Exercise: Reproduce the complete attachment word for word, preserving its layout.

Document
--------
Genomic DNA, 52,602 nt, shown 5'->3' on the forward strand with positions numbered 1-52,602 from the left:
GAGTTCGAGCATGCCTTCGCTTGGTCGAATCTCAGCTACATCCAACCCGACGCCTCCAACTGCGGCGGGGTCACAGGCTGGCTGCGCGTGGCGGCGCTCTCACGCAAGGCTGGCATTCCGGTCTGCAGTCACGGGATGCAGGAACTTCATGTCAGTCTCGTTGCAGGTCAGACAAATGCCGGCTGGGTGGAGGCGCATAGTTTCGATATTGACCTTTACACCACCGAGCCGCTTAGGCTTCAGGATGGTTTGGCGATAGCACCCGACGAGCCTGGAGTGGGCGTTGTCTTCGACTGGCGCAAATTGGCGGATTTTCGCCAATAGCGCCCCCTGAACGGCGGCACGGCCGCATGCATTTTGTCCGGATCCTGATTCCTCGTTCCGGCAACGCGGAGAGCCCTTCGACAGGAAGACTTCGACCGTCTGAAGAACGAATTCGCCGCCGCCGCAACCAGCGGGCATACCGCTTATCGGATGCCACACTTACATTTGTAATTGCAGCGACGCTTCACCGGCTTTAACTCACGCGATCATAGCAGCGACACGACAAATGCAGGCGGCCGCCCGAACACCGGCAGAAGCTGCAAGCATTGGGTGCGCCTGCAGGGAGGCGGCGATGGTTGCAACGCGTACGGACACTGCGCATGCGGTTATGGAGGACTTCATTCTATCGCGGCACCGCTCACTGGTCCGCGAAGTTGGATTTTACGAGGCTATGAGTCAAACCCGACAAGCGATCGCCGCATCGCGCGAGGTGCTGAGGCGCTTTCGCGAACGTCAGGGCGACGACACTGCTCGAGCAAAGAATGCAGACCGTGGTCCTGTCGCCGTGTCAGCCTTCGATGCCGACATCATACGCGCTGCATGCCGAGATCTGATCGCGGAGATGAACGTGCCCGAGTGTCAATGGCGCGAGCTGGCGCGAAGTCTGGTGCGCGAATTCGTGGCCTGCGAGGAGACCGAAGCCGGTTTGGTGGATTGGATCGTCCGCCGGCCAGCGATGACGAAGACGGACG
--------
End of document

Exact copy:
Genomic DNA, 52,602 nt, shown 5'->3' on the forward strand with positions numbered 1-52,602 from the left:
GAGTTCGAGCATGCCTTCGCTTGGTCGAATCTCAGCTACATCCAACCCGACGCCTCCAACTGCGGCGGGGTCACAGGCTGGCTGCGCGTGGCGGCGCTCTCACGCAAGGCTGGCATTCCGGTCTGCAGTCACGGGATGCAGGAACTTCATGTCAGTCTCGTTGCAGGTCAGACAAATGCCGGCTGGGTGGAGGCGCATAGTTTCGATATTGACCTTTACACCACCGAGCCGCTTAGGCTTCAGGATGGTTTGGCGATAGCACCCGACGAGCCTGGAGTGGGCGTTGTCTTCGACTGGCGCAAATTGGCGGATTTTCGCCAATAGCGCCCCCTGAACGGCGGCACGGCCGCATGCATTTTGTCCGGATCCTGATTCCTCGTTCCGGCAACGCGGAGAGCCCTTCGACAGGAAGACTTCGACCGTCTGAAGAACGAATTCGCCGCCGCCGCAACCAGCGGGCATACCGCTTATCGGATGCCACACTTACATTTGTAATTGCAGCGACGCTTCACCGGCTTTAACTCACGCGATCATAGCAGCGACACGACAAATGCAGGCGGCCGCCCGAACACCGGCAGAAGCTGCAAGCATTGGGTGCGCCTGCAGGGAGGCGGCGATGGTTGCAACGCGTACGGACACTGCGCATGCGGTTATGGAGGACTTCATTCTATCGCGGCACCGCTCACTGGTCCGCGAAGTTGGATTTTACGAGGCTATGAGTCAAACCCGACAAGCGATCGCCGCATCGCGCGAGGTGCTGAGGCGCTTTCGCGAACGTCAGGGCGACGACACTGCTCGAGCAAAGAATGCAGACCGTGGTCCTGTCGCCGTGTCAGCCTTCGATGCCGACATCATACGCGCTGCATGCCGAGATCTGATCGCGGAGATGAACGTGCCCGAGTGTCAATGGCGCGAGCTGGCGCGAAGTCTGGTGCGCGAATTCGTGGCCTGCGAGGAGACCGAAGCCGGTTTGGTGGATTGGATCGTCCGCCGGCCAGCGATGACGAAGACGGACG